The Book of Lost Things by Cynthia Voigt
Series: Mister Max #1
Genre: Middle Grade, mystery
Published on September 10, 2013
Published by Knopf Books
Read From: 4.7.14 - 4.11.14
Max Starling's theatrical father likes to say that at twelve a boy is independent. He also likes to boast (about his acting skills, his wife's acting skills, a fortune only his family knows is metaphorical), but more than anything he likes to have adventures. Max Starling's equally theatrical
mother is not a boaster but she enjoys a good adventure as much as her husband. When these two disappear, what can a sort-of-theatrical Max and his not-at-all theatrical grandmother do? They have to wait to find out something, anything, and to worry, and, in Max's case, to figure out how to earn a living at the same time as he maintains his independence.
Cover Blurb: Yes or No? I do like the cover art. It's Snickety and Victorian and fun. It looks like a book full of quirks and oddities. Though to be quite honest, the boy looks like a girl.
Characters: Max Starling is a very resourceful twelve-year-old, with a face so forgettable that he's able to don as many disguises as his rather odd life requires. Only his eyes ever make an impression on people, for they are a strange gray color. And to tell you the truth, if it weren't for Max's uncanny ability to disguise himself and become whatever character is required, I, too, might find his eyes to be the only memorable thing about him. Max isn't one-dimensional, but I do feel like we didn't get to know him as well as we could have. A first-person narration might have helped. Meanwhile, the other characters populate Max's world with their quirks and stories - each one unique to the person so that the Reader remembers the character, even if one tends to forget their name.
The Romance: There isn't any!
Plot: Max Starling's parents are actors; they have graced many a stage and are known for some of the memorable roles in theater history. Everything in their house is a dramatic production - except their only child, whom they love, but do tend to forget about. Not that Max minds; he wants to learn how to independent as soon as possible anyway. But it wasn't in Max's plans to have his parents suddenly disappear. When they receive an invitation from the Maharajah of Kashmire to perform in India, the Starlings jump at the opportunity. But then they vanish without a trace; no one has heard of the ship they were supposed to depart on, and there is no record of them in any other passenger manifests. All Max has to go on in a cryptic message his father leaves behind that makes absolutely no sense. What's a twelve-year-old boy to do? All Max can do is learn to be independent - for his grandmother can hardly support the both of them - and hope that word turns up later. The Book of Lost Things wasn't as focused on intrigue and mystery as I thought it would be. In fact, I probably should feel really disappointed - and in some ways, I do just a little bit. The Book of Lost Things has lots of great characters, and the underlying plot of what has happened to Max's parents. But the majority of the book is spent with Max trying to find employment, painting when he can't figure out what to do, and finding lost things for clients after he sets himself up as a detective (though Max refuses to be called that). Really, The Book of Lost Things is a series of mini mysteries - some of them connected, others not. The Starlings' disappearance really doesn't factor in until much later, and even then not very much. Yes, I got a little bored, but I still enjoyed the "mini mysteries" and the various characters.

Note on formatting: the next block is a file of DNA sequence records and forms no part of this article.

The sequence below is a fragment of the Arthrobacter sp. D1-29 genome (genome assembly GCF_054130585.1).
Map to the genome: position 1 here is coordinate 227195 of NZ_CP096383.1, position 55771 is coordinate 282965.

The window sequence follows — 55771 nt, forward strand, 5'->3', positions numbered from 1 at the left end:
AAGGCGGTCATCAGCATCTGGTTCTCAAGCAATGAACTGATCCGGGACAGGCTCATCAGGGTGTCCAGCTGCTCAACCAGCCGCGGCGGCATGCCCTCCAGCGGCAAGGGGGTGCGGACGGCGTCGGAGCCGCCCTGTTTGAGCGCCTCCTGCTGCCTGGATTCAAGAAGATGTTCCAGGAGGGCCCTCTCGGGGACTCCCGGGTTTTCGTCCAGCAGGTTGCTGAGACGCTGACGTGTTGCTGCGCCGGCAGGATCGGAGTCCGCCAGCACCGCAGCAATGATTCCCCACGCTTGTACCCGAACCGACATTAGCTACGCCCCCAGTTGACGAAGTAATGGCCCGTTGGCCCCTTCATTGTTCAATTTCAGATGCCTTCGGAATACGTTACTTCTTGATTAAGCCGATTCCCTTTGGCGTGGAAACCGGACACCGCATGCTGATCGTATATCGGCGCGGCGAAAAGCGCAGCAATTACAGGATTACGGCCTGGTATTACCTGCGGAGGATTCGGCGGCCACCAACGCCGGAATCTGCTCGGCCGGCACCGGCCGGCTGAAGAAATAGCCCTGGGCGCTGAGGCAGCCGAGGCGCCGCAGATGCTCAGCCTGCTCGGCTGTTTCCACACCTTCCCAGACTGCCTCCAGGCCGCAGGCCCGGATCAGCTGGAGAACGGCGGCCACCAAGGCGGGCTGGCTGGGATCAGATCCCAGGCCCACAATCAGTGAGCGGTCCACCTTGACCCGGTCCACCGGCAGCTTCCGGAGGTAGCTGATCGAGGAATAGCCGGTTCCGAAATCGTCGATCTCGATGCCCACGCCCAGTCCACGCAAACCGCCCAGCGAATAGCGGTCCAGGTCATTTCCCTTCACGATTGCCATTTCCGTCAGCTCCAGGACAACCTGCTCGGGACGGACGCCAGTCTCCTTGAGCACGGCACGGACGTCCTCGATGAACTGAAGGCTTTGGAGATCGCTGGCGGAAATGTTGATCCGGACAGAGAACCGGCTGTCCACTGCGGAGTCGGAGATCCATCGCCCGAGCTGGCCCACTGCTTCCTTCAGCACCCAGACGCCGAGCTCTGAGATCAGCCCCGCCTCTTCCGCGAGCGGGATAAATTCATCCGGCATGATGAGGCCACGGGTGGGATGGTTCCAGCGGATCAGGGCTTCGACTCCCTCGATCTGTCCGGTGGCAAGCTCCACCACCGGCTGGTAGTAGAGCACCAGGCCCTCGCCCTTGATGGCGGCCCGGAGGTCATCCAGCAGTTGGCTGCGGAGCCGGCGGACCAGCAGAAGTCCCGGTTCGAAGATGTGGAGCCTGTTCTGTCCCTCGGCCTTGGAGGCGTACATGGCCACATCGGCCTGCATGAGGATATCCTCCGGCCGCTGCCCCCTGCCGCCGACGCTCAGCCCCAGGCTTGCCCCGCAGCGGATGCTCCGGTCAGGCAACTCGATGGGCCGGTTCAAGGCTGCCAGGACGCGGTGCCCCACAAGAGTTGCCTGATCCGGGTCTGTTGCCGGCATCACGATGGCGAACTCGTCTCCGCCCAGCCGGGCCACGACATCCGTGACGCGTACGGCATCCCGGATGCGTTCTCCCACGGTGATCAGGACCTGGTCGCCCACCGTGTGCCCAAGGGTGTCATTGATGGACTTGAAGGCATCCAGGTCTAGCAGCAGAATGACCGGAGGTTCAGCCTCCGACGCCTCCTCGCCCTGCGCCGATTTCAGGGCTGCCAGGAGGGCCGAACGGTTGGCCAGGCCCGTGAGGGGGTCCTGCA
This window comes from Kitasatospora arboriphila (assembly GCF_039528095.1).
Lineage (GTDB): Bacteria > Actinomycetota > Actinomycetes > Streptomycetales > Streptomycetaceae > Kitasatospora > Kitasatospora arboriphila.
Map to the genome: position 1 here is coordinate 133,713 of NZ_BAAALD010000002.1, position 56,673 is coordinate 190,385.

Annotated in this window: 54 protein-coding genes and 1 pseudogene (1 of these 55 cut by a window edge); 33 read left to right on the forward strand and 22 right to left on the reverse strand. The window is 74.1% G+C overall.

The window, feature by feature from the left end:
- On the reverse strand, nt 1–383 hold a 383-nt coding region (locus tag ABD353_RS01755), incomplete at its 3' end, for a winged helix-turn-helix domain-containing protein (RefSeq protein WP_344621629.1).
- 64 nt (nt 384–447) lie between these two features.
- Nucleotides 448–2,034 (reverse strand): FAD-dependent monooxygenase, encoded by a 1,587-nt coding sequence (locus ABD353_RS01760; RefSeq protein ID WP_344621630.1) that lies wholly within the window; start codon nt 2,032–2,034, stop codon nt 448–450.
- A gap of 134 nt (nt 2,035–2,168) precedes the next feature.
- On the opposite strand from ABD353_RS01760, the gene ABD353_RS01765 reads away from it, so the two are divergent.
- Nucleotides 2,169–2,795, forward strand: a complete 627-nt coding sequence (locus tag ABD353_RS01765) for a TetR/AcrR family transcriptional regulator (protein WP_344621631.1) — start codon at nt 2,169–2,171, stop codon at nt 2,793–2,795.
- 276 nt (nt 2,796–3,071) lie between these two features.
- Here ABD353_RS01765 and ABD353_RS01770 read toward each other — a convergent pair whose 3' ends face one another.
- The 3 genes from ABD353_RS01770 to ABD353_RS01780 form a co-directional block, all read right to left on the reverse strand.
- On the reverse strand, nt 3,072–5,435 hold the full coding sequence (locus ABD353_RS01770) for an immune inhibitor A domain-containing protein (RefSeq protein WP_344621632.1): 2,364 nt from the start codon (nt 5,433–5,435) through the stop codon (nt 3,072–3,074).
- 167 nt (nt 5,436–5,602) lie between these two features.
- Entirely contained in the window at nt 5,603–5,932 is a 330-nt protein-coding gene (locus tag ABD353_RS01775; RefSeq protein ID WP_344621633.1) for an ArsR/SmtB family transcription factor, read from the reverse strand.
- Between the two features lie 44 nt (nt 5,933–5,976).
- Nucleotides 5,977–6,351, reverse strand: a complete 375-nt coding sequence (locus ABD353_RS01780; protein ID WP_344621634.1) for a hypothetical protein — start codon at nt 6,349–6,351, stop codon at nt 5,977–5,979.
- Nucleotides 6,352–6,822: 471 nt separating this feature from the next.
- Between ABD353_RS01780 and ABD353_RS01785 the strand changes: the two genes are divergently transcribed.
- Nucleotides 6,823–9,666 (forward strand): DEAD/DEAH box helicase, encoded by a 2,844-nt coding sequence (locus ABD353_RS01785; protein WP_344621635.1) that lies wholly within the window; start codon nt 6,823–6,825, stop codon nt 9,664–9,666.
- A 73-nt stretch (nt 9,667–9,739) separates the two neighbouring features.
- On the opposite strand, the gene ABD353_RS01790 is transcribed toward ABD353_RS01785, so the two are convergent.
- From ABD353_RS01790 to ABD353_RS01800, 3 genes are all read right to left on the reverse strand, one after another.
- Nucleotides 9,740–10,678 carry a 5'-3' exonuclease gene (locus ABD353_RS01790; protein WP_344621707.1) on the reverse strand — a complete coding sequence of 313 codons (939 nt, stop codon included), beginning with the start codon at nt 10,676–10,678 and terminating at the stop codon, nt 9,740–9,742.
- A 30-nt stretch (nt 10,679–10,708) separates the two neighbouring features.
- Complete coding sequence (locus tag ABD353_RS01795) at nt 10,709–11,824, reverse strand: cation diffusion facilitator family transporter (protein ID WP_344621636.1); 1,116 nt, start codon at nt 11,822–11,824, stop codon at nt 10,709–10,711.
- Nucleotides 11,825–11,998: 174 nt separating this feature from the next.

Believability: I'm not sure what era - or even where - this book is supposed to take place. I would assume England, and I would also assume the very late 1890s, maybe early 1900s. It never says, though.
Writing Style: Third person, past tense. The writing style is very pleasant, very fitting for whatever era this book is either supposed to take place in, or is supposed to imitate.
Conclusion: The twist is easy to figure out - I saw it the moment a "metaphorical fortune." And most Readers probably will, too. But there's no denying that The Book of Lost Things is a very odd little story that left me feeling . . . well, a little undecided. I like Max and the characters and the mini mysteries. But it was a little disappointing in the fact that it hardly had anything to do with the Starlings' disappearance, and it got a little boring from time to time. How many times can we read about Max trying to paint the sky, or that his funds are getting low again? But I have a hard time saying that I merely found this book "okay." I suppose what will really decide how I felt about this book will be the next two sequels.
Recommended Audience: Girl-and-boy read, fourteen-and-up, fans of Victorian-esque mysteries.